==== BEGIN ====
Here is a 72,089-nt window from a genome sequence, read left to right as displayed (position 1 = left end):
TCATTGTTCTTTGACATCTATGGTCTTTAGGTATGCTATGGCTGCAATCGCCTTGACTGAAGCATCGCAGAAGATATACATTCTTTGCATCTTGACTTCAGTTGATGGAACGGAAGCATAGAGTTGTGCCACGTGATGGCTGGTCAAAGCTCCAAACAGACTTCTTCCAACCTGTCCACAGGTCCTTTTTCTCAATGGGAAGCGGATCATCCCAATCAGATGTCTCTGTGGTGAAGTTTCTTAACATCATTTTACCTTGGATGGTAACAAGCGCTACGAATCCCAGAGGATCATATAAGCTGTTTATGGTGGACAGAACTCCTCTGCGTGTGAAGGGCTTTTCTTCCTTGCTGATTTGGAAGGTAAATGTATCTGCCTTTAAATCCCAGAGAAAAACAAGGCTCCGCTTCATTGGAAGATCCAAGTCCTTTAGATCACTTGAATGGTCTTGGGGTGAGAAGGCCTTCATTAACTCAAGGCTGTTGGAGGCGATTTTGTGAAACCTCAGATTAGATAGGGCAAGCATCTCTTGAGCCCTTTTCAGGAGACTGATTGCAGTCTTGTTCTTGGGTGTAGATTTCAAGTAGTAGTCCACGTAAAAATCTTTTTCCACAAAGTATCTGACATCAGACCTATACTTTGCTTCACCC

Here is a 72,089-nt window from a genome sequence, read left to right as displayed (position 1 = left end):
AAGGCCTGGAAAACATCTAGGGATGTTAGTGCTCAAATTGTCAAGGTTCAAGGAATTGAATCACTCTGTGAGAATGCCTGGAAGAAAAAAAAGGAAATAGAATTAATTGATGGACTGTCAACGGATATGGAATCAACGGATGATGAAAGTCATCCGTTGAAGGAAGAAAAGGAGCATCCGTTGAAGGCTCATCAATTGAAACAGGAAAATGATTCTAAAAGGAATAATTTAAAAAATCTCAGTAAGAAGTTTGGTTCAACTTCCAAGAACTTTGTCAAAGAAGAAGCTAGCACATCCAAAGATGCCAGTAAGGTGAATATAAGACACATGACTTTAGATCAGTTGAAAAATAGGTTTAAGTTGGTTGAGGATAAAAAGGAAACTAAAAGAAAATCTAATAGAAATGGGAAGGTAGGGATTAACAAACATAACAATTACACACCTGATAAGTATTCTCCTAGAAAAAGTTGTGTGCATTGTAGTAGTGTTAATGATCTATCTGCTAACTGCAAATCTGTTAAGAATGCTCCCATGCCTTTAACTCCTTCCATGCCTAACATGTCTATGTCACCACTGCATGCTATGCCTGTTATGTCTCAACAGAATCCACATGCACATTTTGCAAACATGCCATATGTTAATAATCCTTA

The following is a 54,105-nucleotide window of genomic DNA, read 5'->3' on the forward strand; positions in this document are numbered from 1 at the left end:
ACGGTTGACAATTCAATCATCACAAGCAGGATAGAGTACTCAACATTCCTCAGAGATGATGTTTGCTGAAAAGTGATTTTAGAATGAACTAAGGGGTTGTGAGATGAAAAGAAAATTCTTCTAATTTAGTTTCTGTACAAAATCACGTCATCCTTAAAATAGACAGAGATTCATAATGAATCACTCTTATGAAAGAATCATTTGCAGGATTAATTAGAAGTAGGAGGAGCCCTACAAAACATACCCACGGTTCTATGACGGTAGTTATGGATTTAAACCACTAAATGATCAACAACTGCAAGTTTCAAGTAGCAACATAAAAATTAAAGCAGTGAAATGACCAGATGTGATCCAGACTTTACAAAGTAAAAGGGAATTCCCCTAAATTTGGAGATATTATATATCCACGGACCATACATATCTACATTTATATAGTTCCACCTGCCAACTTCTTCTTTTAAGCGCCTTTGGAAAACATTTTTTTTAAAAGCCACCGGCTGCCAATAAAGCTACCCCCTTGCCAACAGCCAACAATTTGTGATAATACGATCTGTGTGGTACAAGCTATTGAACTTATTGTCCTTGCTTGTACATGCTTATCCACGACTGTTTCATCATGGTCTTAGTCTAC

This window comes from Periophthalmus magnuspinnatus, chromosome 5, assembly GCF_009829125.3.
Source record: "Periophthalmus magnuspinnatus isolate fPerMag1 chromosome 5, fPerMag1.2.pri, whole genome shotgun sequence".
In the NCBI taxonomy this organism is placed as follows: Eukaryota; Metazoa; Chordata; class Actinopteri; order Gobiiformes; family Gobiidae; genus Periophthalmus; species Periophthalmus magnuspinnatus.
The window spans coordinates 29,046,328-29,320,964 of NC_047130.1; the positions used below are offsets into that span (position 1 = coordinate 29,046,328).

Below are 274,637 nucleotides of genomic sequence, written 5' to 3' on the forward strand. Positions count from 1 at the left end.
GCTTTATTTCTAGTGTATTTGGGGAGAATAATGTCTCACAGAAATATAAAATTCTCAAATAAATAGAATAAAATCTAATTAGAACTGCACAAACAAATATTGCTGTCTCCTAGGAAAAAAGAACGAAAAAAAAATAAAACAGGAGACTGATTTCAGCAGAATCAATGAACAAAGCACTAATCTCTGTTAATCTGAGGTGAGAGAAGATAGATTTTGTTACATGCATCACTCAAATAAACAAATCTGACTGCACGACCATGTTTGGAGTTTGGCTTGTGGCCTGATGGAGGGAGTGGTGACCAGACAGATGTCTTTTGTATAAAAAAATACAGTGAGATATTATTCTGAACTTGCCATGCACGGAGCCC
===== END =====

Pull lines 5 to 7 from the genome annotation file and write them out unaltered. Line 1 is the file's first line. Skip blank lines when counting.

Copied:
The following is a 54,105-nucleotide window of genomic DNA, read 5'->3' on the forward strand; positions in this document are numbered from 1 at the left end:
ACGGTTGACAATTCAATCATCACAAGCAGGATAGAGTACTCAACATTCCTCAGAGATGATGTTTGCTGAAAAGTGATTTTAGAATGAACTAAGGGGTTGTGAGATGAAAAGAAAATTCTTCTAATTTAGTTTCTGTACAAAATCACGTCATCCTTAAAATAGACAGAGATTCATAATGAATCACTCTTATGAAAGAATCATTTGCAGGATTAATTAGAAGTAGGAGGAGCCCTACAAAACATACCCACGGTTCTATGACGGTAGTTATGGATTTAAACCACTAAATGATCAACAACTGCAAGTTTCAAGTAGCAACATAAAAATTAAAGCAGTGAAATGACCAGATGTGATCCAGACTTTACAAAGTAAAAGGGAATTCCCCTAAATTTGGAGATATTATATATCCACGGACCATACATATCTACATTTATATAGTTCCACCTGCCAACTTCTTCTTTTAAGCGCCTTTGGAAAACATTTTTTTTAAAAGCCACCGGCTGCCAATAAAGCTACCCCCTTGCCAACAGCCAACAATTTGTGATAATACGATCTGTGTGGTACAAGCTATTGAACTTATTGTCCTTGCTTGTACATGCTTATCCACGACTGTTTCATCATGGTCTTAGTCTAC

This window comes from Periophthalmus magnuspinnatus, chromosome 5, assembly GCF_009829125.3.